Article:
The valley temple of Khafre was located closer to the Nile and would have stood right next to the Sphinx temple. Inscriptions from the entrance way have been found which mention Hathor and Bubastis. Blocks have been found showing the partial remains of an inscription with the Horus name of Khafre (Weser-ib). Mariette discovered statues of Khafre in 1860. Several were found in a well in the floor and were headless. But other complete statues were found as well.
Great Sphinx and Sphinx temple
The sphinx is said to date to the time of Khafra. This is supported by the proximity of the sphinx to Khafra's pyramid temple complex, and a certain resemblance (despite damage) to the facial structure seen in his statues. The Great Sphinx of Giza may have been carved out as a guardian of Khafra's pyramid, and as a symbol of royal power. It became deified during the time of the New Kingdom.
Khafra in ancient Greek traditions
The ancient Egyptian historian Manetho called Khafra “Sûphis II.” and credited him with a rulership of 66 years, but didn't make any further comments about him.
The ancient Greek historians Diodorus and Herodotus instead depicted Khafra as a heretic and cruel tyrant: They were writing 2,000 years after his time that Khafra (whom they both called “Khêphren”) followed his father Khêops on the throne, after the megalomaniac despot had died. Then Herodotus and Diodorus say that Khafra ruled for 56 years and that the Egyptians had to suffer under him like under his father before. Since Khufu was said to have ruled for 50 years, the authors claim that the poor Egyptians had to suffer under both kings for altogether 106 years.
But then they describe a king Menkaura (whom they call “Mykerînós”) as the follower of Khafra and that this king was the counterpart of his two predecessors: Herodotus describes Menkaura as being saddened and disappointed about Khufu's and Khafra's cruelty and that Menkaura brought peace and piety back to Egypt.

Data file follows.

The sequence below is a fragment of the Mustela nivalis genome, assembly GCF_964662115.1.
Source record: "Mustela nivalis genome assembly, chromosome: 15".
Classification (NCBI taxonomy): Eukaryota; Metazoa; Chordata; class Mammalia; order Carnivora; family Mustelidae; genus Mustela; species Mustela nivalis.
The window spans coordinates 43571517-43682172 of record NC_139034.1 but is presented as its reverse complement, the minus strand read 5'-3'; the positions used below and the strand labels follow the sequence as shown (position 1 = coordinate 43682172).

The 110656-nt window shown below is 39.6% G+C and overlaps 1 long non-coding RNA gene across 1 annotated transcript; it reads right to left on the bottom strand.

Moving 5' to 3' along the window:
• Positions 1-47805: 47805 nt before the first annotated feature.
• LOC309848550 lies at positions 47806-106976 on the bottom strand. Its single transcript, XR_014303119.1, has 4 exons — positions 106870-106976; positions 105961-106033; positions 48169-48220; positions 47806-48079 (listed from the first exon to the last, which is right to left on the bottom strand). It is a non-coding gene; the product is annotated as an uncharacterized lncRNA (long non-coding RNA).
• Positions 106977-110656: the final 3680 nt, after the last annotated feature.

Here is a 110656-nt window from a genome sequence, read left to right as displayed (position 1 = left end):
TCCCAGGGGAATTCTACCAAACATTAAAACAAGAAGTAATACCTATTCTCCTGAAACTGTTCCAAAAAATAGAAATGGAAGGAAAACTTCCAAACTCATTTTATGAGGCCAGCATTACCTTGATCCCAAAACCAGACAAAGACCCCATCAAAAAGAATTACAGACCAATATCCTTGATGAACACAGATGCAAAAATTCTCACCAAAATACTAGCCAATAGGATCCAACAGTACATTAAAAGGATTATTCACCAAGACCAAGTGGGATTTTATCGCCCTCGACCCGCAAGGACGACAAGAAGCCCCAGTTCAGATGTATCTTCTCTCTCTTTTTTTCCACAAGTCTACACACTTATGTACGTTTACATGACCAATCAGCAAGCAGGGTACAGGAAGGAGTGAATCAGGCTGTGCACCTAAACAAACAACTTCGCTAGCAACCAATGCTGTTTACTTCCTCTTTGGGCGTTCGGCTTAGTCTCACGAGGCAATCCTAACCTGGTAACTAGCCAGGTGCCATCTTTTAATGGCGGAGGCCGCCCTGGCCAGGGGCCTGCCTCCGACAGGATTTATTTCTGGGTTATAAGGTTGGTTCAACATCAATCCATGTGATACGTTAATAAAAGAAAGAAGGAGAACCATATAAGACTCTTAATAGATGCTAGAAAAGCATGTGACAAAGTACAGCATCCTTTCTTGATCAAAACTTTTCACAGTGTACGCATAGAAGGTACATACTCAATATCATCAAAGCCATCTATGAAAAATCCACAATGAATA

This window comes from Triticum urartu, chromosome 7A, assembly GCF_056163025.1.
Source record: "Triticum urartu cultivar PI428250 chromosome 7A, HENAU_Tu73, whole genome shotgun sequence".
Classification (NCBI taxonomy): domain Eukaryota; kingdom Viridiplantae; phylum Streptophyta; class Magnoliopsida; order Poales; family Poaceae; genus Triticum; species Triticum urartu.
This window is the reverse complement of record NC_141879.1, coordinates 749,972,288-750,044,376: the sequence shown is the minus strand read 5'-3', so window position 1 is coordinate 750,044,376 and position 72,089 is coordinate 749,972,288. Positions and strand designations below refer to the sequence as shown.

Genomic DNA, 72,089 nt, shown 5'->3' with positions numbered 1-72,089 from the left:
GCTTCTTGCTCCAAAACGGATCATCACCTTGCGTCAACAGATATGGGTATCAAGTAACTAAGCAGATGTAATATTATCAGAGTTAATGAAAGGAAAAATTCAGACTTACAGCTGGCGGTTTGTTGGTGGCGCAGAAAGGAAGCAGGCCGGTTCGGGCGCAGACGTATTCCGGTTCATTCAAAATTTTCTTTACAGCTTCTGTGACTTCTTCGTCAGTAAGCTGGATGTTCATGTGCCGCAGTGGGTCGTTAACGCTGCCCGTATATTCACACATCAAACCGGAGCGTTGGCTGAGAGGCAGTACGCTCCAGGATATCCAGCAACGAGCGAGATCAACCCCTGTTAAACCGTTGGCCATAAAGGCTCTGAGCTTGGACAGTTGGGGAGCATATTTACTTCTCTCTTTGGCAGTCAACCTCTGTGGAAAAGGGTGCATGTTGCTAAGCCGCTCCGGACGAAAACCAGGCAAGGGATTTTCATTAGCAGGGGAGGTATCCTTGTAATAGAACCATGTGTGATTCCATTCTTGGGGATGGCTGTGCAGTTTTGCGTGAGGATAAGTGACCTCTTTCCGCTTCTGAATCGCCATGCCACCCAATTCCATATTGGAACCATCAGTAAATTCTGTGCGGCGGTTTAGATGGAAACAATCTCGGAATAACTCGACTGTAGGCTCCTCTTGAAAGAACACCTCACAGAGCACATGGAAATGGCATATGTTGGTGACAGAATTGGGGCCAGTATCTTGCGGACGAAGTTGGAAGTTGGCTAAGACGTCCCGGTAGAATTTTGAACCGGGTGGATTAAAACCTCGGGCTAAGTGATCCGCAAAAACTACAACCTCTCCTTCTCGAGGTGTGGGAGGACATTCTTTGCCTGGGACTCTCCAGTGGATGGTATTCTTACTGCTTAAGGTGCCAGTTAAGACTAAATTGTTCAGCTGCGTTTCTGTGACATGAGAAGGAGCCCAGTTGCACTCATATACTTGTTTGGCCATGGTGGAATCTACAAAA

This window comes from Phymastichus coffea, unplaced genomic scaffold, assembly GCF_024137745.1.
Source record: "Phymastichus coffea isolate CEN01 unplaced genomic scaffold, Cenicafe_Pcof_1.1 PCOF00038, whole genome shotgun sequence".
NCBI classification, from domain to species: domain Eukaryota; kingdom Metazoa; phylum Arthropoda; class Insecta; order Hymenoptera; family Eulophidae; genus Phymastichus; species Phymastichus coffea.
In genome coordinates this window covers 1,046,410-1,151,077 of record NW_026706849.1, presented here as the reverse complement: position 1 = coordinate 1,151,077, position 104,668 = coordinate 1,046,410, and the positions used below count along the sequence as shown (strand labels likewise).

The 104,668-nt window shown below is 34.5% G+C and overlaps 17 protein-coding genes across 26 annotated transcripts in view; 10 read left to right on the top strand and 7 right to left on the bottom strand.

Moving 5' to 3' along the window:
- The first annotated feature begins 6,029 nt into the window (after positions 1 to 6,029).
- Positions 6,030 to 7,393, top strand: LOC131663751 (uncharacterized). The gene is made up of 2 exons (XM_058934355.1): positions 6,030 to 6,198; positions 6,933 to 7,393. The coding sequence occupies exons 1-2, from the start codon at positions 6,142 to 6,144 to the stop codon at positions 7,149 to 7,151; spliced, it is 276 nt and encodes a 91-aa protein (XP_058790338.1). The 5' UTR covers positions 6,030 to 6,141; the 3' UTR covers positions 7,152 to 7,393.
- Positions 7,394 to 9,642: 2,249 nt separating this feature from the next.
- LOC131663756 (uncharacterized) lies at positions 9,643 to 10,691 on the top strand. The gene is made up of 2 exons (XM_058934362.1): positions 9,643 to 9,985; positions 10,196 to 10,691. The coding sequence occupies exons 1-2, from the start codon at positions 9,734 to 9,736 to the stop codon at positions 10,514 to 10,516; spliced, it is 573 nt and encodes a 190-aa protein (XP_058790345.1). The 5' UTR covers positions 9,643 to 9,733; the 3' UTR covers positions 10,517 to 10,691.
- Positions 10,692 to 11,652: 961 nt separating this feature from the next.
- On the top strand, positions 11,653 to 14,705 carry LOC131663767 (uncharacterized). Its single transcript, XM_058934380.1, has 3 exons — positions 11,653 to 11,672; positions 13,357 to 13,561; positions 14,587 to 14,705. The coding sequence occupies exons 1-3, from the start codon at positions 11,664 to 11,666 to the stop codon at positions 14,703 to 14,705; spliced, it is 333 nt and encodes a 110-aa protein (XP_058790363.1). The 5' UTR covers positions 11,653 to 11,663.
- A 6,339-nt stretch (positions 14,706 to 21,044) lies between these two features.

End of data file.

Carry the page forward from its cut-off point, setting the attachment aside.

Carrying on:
Modern Egyptologists evaluate Herodotus's and Diodorus's stories as some sort of defamation, based on both author's contemporary philosophy. Oversized tombs such as the Giza pyramids must have appalled the Greeks, and even the later priests of the New Kingdom because they surely remembered the heretic pharaoh Akhenaten and his megalomaniacal building projects. This extremely negative picture was obviously projected onto Khafra and his daunting pyramid. This view was possibly promoted by the fact that during Khafra's lifetime the authority to give permission for the creation of oversized statues made of precious stone and for their display in open places in public was restricted to the king only. In their eras, the Greek authors and mortuary priests and temple priests couldn't explain the impressive monuments and statues of Khafra as anything other than the result of a megalomaniacal character. These views and resulting stories were avidly snapped up by the Greek historians and so they made their also negative evaluations about Khafra, since scandalous stories were easier to sell to the public than positive (and therefore boring) tales.
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- Aidan Dodson: Monarchs of the Nile. American Univ in Cairo Press, 2000, ISBN 9774246004, page 29–34.